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Abordo v. State, Department of Public Safety

United States District Court, D. Hawaii

May 24, 2019

CURTIS M. ABORDO, Plaintiff,


          Derrick K. Watson, United States District Judge.

         On April 10, 2019, this Court granted Plaintiff Curtis M. Abordo leave to proceed in this case in forma pauperis, as well as partial leave to amend his original complaint. Dkt. No. 4. On May 3, 2019, Abordo, proceeding pro se, filed a First Amended Complaint (FAC) against the State of Hawai‘i Department of Public Safety (DPS), in which he appears to allege violations of certain constitutional rights by DPS under 42 U.S.C. § 1983. Dkt. No. 5.[2] Because DPS is not a “person” for purposes of Section 1983, the FAC is DISMISSED. Nonetheless, dismissal is with leave to amend so that Abordo can attempt to name the officers involved in the alleged constitutional violations, should he choose to do so.

         I. Screening of the FAC

         The Court liberally construes a pro se complaint. Eldridge v. Block, 832 F.2d 1132, 1137 (9th Cir. 1987). However, the Court cannot act as counsel for a pro se litigant or supply the essential elements of a claim. Pliler v. Ford, 542 U.S. 225, 231 (2004); Ivey v. Bd. of Regents of Univ. of Alaska, 673 F.2d 266, 268 (9th Cir. 1982).

         As in the original complaint, one factual source appears to provide the basis for all of Abordo's claims in the FAC. More specifically, Abordo alleges that, in 2014, he completed serving a period of probation. Despite this, he alleges that, on March 11, 2017, DPS arrested him for violating the probation that he had fully served. Abordo alleges that he was imprisoned for 54 days before being brought to a State court judge and presumably ordered released. Due to these alleged occurrences, Abordo appears to allege that various constitutional rights were violated.

         Unlike the April 10, 2019 Order, the Court will not address Abordo's claims in specific detail. The reason is that one problem exists with respect to all of the claims: the only named defendant and the only entity toward whom factual allegations are directed is DPS. For example, Abordo alleges that “DPS held [him] until he served the full 54 days in illegal confinement[, ]” “DPS told [him] that he was wanted on a probation violation warrant[, ]” “DPS illegally arrested and restrain/detained [him, ]” “DPS still proceeded with the illegal detention, ” “the action by DPS was done with willful intent[, ]” and “[t]he action DPS exhibited is tantamount to kidnapping[.]”

         DPS, however, is an arm of the State of Hawai‘i, and thus, is not a “person” for purposes of Section 1983. See Pauline v. State of Haw. Dep't of Pub. Safety, 773 F.Supp.2d 914, 922 (D. Haw. 2011) (citing cases); see also Will v. Michigan Dep't of State Police, 491 U.S. 58, 71 (1989) (“We hold that neither a State nor its officials acting in their official capacities are ‘persons' under § 1983.”). As a result, DPS cannot be liable under the statute, see 42 U.S.C. § 1983 (providing that “[e]very person…shall be liable….”), and must be dismissed from this case.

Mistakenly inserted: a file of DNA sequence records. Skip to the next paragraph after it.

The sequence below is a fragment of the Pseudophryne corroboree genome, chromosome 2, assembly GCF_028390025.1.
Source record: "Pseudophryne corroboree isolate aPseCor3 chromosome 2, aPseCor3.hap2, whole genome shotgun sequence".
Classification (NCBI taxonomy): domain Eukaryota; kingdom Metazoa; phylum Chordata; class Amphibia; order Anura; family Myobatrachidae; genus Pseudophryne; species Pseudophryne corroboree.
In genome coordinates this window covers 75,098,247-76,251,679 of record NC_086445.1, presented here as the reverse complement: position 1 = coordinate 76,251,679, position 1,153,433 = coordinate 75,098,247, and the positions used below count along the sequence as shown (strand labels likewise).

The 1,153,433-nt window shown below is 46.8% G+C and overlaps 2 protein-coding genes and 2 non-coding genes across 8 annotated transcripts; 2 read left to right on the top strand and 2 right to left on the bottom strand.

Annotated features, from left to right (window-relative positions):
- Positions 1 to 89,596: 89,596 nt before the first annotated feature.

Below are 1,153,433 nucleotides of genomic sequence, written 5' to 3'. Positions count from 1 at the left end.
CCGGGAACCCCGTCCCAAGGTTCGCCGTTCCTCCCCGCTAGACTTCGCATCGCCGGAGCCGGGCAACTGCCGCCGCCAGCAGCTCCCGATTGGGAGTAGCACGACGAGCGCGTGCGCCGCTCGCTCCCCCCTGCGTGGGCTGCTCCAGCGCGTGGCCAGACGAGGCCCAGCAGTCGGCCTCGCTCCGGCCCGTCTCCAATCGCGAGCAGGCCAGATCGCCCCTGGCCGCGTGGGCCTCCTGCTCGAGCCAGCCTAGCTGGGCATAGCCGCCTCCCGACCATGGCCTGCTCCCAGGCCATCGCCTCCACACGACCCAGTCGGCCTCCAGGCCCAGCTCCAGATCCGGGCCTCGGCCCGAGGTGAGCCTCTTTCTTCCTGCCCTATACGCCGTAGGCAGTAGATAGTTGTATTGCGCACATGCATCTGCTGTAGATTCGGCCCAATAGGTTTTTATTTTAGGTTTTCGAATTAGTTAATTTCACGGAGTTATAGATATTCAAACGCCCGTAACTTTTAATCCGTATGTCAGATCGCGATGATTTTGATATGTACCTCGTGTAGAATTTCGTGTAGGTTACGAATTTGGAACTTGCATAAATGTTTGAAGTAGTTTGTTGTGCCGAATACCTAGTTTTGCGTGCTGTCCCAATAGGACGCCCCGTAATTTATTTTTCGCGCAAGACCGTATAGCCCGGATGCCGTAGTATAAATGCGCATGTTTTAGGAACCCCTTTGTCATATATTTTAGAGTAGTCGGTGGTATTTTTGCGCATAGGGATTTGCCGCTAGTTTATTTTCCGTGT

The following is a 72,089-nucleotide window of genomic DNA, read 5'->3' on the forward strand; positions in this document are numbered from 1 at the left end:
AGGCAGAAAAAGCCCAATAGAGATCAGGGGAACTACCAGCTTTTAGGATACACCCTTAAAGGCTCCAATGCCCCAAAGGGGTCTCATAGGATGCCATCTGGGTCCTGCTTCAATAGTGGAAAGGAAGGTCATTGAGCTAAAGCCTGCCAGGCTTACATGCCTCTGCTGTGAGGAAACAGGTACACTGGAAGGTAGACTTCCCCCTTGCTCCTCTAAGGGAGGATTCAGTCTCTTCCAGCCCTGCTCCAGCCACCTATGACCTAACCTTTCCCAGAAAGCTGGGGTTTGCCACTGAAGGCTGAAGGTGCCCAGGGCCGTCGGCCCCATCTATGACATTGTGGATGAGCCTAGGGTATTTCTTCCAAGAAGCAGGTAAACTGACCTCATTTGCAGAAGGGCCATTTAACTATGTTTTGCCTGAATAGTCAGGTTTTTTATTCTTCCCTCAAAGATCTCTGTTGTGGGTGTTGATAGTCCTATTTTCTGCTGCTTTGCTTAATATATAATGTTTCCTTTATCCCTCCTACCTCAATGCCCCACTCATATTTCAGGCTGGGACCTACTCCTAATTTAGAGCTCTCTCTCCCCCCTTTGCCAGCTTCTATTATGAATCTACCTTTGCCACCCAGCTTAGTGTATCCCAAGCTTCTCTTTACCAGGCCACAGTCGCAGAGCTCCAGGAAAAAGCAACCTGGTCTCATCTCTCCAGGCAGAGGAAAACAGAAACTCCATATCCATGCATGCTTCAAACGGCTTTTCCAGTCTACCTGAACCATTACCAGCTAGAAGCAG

Put simply, Abordo cannot name DPS as a defendant in this case because DPS cannot be held liable for any of the alleged conduct in the FAC under Section 1983. Instead, Abordo must, if he wishes, name as defendants the officers who committed the alleged acts in their individual capacities. The FAC, though, does not attempt to do so. A reason there may have been no attempt to allege the officers involved is because Abordo simply does not know their identities. This, however, does not stop Abordo from asserting his claims because, to the extent he is unaware of an officer's or officers' identities, he may simply refer to them as John or Jane Doe, followed by a number.

         For example, as mentioned, Abordo alleges in the FAC that DPS told him that he was wanted on a probation violation warrant, and DPS arrested him. In any second amended complaint he may file, to the extent Abordo knows the names of the officers who arrested him or who told him about the warrant, he must state their names. To the extent Abordo wishes to pursue those officers through this action, but does not know their names, he may simply state, for example, that John or Jane Doe 1 arrested him, or that John or Jane Doe 2 told him he was wanted on a probation violation warrant. If an officer was female, Abordo should use Jane Doe; if an officer was male, Abordo should use John Doe. In addition, Abordo should attempt to give each distinct officer a number, such as “John Doe 1, ” and, to the extent that same officer is mentioned again, use the same number designation to identify him or her. Abordo must do this for all of the factual allegations he makes that involve conduct by an officer of the State of Hawai‘i.

         Finally, as in the April 10, 2019 Order, Abordo is reminded that he may not incorporate any part of the FAC, Dkt. No. 5, in any second amended complaint he may file. Rather, all claims and all allegations must be re-typed or re-written in their entirety. To the extent any claims are not re-alleged in a second amended complaint, they may be deemed voluntarily dismissed. See Lacey v. Maricopa Cty., 693 F.3d 896, 928 (9th Cir. 2012) (en banc) (stating that claims dismissed with prejudice need not be re-alleged in an amended complaint to preserve them for appeal, but claims that are voluntarily dismissed are considered waived if they are not re-pled).

         II. Conclusion

         The FAC, Dkt. No. 5, is DISMISSED WITH LEAVE TO AMEND, as set forth herein.

         Abordo may have until June 28, 2019 to file a second amended complaint. The Court cautions Abordo that failure to file a second amended complaint by June 28, 2019 may result in ...

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